ATLANTA–For the second straight quarter, more than one-third of North American manufacturers responding to MFG.com’s MFGWatch survey say they’ve experienced a significant supply chain disruption in the past three months.
expectations for excess capacity and employment growth expressed last quarter
did not fully materialize. In October 2009, 62% responded
that they expected to maintain the capacity of their plants in the coming
quarter – but only 34% said they had in the most recent survey. As for
employment, 13% of manufacturers stated in October that they anticipated
staff reductions, but 38% actually reduced staff.
MFG.com conducted its latest two-part survey in early
January 2010, targeting supply-side manufacturers and buy-side original
equipment manufacturers (OEMs) throughout North America. The survey drew
responses from 334 manufacturers of parts and services, purchasing professionals
and engineers. An array of industries, including automotive, aerospace, medical,
industrial equipment, consumer products and textiles are represented in each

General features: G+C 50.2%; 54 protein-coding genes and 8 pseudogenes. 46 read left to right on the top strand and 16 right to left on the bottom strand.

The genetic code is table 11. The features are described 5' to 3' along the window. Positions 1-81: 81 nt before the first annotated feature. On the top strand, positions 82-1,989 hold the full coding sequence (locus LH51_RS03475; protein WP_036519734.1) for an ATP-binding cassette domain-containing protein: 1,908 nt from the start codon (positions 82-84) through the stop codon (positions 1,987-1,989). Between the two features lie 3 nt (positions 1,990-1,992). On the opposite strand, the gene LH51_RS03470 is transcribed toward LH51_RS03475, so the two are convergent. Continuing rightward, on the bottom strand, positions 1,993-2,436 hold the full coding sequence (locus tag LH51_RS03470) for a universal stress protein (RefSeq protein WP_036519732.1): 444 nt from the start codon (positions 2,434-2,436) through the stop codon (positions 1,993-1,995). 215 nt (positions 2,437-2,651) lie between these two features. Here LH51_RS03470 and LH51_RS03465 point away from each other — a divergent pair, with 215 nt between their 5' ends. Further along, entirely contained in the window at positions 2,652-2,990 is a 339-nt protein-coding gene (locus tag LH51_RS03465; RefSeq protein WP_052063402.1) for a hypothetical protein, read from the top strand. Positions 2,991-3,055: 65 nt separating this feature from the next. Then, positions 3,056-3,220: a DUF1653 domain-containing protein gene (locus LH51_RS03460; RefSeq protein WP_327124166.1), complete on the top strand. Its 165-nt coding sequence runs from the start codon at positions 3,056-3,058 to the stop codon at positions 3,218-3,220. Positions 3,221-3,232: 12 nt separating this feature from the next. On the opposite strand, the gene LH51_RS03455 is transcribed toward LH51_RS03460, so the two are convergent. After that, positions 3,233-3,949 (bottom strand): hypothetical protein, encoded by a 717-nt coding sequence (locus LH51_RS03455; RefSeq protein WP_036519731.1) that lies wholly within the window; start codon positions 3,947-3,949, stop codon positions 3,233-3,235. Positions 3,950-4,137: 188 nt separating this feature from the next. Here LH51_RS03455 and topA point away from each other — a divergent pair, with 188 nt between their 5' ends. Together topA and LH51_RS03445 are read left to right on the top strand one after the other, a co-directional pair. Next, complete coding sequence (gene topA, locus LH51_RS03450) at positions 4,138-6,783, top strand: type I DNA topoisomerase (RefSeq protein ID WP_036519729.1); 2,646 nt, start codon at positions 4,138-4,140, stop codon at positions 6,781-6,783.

MFGWatch quarterly survey.
asked, 35% of purchasing professionals said they had experienced a
significant supply chain disruption and had to seek alternative sources to
recover. And 34% of supply-side manufacturers stated that they had
received queries from buyers experiencing supply chain disruptions within the
past quarter. For the second quarter in a row, one-third of all manufacturers
responding have stated that they have experienced supply chain disruptions, a
significant number and trend.
the October 2009 MFGWatch survey, only 6% of sourcing and purchasing
professionals said that they expected to reduce the number of their active
suppliers by year’s end. Instead, 19% say they in fact reduced their
supplier base during that time. Similarly, while 40% of the same group
indicated in October that they expected to add suppliers, only 23 % did
terms of specific supply chain risks, buy-side OEMs cited material costs (47% ) and supplier stability (46%) as the most important issues to
their supply chains. Supply-side manufacturers identified customer stability as
the most important issue for the second straight quarter (81%).
continues to lag behind other sectors in the American economy -- and of all the
challenges we face, employment appears to be the most serious at the moment,”
said Mitch Free, founder and CEO of MFG.com. “While there are opportunities, and
the national debate is focusing more on manufacturing’s role in our economy, it
will be difficult to take full advantage until we revitalize manufacturing
investment and stimulate growth.”